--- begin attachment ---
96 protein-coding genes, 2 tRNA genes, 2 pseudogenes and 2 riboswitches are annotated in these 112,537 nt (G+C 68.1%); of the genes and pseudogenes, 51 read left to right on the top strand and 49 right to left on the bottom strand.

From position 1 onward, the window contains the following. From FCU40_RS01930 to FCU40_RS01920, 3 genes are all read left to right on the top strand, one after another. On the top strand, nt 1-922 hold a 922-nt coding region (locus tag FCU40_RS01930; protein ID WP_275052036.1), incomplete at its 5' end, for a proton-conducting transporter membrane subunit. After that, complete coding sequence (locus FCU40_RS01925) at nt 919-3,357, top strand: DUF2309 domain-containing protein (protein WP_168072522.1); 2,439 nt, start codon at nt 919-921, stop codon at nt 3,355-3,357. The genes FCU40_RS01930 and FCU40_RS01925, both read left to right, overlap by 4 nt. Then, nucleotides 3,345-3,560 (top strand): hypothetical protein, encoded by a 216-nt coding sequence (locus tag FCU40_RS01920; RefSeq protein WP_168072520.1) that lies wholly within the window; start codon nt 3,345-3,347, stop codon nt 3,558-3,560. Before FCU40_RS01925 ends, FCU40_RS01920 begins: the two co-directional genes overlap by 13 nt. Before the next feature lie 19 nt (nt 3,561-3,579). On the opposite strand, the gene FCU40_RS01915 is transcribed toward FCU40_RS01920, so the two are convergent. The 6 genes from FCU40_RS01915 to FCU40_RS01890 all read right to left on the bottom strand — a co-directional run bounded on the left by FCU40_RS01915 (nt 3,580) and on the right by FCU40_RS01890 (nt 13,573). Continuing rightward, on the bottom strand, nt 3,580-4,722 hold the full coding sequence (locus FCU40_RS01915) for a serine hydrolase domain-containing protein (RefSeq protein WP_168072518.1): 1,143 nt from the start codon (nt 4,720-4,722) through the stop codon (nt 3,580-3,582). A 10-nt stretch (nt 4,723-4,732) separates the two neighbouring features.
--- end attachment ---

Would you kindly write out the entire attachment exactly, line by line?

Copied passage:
96 protein-coding genes, 2 tRNA genes, 2 pseudogenes and 2 riboswitches are annotated in these 112,537 nt (G+C 68.1%); of the genes and pseudogenes, 51 read left to right on the top strand and 49 right to left on the bottom strand.

From position 1 onward, the window contains the following. From FCU40_RS01930 to FCU40_RS01920, 3 genes are all read left to right on the top strand, one after another. On the top strand, nt 1-922 hold a 922-nt coding region (locus tag FCU40_RS01930; protein ID WP_275052036.1), incomplete at its 5' end, for a proton-conducting transporter membrane subunit. After that, complete coding sequence (locus FCU40_RS01925) at nt 919-3,357, top strand: DUF2309 domain-containing protein (protein WP_168072522.1); 2,439 nt, start codon at nt 919-921, stop codon at nt 3,355-3,357. The genes FCU40_RS01930 and FCU40_RS01925, both read left to right, overlap by 4 nt. Then, nucleotides 3,345-3,560 (top strand): hypothetical protein, encoded by a 216-nt coding sequence (locus tag FCU40_RS01920; RefSeq protein WP_168072520.1) that lies wholly within the window; start codon nt 3,345-3,347, stop codon nt 3,558-3,560. Before FCU40_RS01925 ends, FCU40_RS01920 begins: the two co-directional genes overlap by 13 nt. Before the next feature lie 19 nt (nt 3,561-3,579). On the opposite strand, the gene FCU40_RS01915 is transcribed toward FCU40_RS01920, so the two are convergent. The 6 genes from FCU40_RS01915 to FCU40_RS01890 all read right to left on the bottom strand — a co-directional run bounded on the left by FCU40_RS01915 (nt 3,580) and on the right by FCU40_RS01890 (nt 13,573). Continuing rightward, on the bottom strand, nt 3,580-4,722 hold the full coding sequence (locus FCU40_RS01915) for a serine hydrolase domain-containing protein (RefSeq protein WP_168072518.1): 1,143 nt from the start codon (nt 4,720-4,722) through the stop codon (nt 3,580-3,582). A 10-nt stretch (nt 4,723-4,732) separates the two neighbouring features.